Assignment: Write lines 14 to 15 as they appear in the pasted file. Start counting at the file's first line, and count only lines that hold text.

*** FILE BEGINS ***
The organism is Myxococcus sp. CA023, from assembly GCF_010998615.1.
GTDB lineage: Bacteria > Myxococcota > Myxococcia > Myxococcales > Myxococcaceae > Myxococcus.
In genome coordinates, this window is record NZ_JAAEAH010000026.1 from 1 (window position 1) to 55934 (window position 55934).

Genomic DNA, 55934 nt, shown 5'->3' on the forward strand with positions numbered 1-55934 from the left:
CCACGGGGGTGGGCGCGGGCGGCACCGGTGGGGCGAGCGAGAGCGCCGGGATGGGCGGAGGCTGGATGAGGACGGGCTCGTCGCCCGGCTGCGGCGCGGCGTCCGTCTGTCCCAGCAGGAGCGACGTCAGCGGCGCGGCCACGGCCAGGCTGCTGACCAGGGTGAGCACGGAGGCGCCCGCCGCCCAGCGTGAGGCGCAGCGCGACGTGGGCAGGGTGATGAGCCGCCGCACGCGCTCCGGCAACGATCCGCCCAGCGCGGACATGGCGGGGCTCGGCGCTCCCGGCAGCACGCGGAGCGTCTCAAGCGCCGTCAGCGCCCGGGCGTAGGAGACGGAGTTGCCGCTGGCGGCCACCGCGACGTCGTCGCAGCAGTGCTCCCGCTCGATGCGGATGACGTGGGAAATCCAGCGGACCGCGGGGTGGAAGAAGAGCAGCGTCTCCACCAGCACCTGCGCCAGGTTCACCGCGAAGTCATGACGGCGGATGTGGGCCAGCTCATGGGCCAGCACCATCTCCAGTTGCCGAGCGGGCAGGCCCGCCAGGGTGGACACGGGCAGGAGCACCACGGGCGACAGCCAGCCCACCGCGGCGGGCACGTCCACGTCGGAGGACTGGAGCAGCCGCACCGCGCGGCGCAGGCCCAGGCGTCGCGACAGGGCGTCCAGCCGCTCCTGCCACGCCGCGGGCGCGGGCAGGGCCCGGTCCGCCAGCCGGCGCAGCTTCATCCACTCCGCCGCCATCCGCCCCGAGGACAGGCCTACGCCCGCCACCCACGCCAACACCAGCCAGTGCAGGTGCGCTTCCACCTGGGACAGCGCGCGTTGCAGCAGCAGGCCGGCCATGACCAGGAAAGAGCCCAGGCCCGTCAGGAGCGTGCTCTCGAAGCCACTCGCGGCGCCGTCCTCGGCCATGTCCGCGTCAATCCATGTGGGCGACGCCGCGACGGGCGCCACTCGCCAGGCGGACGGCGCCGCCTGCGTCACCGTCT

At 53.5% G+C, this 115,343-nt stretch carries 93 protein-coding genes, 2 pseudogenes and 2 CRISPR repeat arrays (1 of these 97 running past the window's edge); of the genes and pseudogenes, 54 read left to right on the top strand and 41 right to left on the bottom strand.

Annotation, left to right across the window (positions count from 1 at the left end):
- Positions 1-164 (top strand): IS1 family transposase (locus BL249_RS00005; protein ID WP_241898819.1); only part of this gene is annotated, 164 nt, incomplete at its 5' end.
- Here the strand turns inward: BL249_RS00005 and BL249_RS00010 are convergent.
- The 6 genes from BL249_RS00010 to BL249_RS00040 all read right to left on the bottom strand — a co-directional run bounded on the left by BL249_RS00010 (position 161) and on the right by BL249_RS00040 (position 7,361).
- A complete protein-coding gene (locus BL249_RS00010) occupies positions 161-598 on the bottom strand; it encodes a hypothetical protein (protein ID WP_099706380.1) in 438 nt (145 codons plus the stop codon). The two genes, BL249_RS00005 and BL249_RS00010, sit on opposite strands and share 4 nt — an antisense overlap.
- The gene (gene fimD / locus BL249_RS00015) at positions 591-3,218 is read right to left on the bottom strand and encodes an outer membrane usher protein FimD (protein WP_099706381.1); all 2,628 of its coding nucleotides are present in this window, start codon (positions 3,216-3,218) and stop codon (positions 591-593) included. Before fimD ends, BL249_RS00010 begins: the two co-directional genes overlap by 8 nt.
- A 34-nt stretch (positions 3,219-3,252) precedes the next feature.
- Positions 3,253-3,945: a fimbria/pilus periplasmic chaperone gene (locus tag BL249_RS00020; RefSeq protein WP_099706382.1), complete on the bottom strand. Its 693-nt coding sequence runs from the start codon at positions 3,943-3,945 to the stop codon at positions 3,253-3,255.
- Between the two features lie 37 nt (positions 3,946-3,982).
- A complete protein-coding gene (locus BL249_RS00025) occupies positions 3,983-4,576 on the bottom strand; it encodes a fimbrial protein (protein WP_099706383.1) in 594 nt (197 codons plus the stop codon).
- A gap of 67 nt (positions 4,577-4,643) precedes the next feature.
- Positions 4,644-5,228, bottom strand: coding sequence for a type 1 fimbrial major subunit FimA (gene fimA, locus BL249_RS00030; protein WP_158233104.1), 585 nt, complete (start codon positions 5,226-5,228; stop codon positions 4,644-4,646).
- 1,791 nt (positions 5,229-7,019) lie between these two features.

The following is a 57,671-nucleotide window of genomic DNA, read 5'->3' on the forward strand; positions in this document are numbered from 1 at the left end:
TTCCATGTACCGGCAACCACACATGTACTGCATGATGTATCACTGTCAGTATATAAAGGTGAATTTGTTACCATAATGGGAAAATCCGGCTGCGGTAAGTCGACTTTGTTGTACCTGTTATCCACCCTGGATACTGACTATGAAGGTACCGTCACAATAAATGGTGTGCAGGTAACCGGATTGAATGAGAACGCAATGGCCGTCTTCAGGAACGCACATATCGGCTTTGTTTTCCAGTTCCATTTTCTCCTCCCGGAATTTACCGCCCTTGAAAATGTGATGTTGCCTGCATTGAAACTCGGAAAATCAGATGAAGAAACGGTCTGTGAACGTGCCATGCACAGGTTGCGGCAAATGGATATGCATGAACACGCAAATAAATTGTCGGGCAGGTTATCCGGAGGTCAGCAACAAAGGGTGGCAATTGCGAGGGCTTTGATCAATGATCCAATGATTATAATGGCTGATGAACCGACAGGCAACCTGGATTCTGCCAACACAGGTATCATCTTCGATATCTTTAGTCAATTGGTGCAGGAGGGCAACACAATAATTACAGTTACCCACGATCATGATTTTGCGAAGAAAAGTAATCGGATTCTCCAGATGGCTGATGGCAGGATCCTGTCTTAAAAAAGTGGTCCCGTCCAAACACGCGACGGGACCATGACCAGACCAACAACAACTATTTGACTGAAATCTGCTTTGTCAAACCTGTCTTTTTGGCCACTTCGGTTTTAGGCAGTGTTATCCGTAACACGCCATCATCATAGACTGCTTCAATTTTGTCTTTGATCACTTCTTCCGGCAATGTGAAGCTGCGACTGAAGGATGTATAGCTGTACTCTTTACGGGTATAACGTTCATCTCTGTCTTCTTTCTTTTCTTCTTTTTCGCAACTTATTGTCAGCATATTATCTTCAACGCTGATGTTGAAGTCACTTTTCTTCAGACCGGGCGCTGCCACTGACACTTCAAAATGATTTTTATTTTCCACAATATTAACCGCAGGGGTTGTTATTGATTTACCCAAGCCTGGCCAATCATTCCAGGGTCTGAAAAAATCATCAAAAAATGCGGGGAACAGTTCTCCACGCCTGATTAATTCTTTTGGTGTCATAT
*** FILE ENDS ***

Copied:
- Positions 3,253-3,945: a fimbria/pilus periplasmic chaperone gene (locus tag BL249_RS00020; RefSeq protein WP_099706382.1), complete on the bottom strand. Its 693-nt coding sequence runs from the start codon at positions 3,943-3,945 to the stop codon at positions 3,253-3,255.
- Between the two features lie 37 nt (positions 3,946-3,982).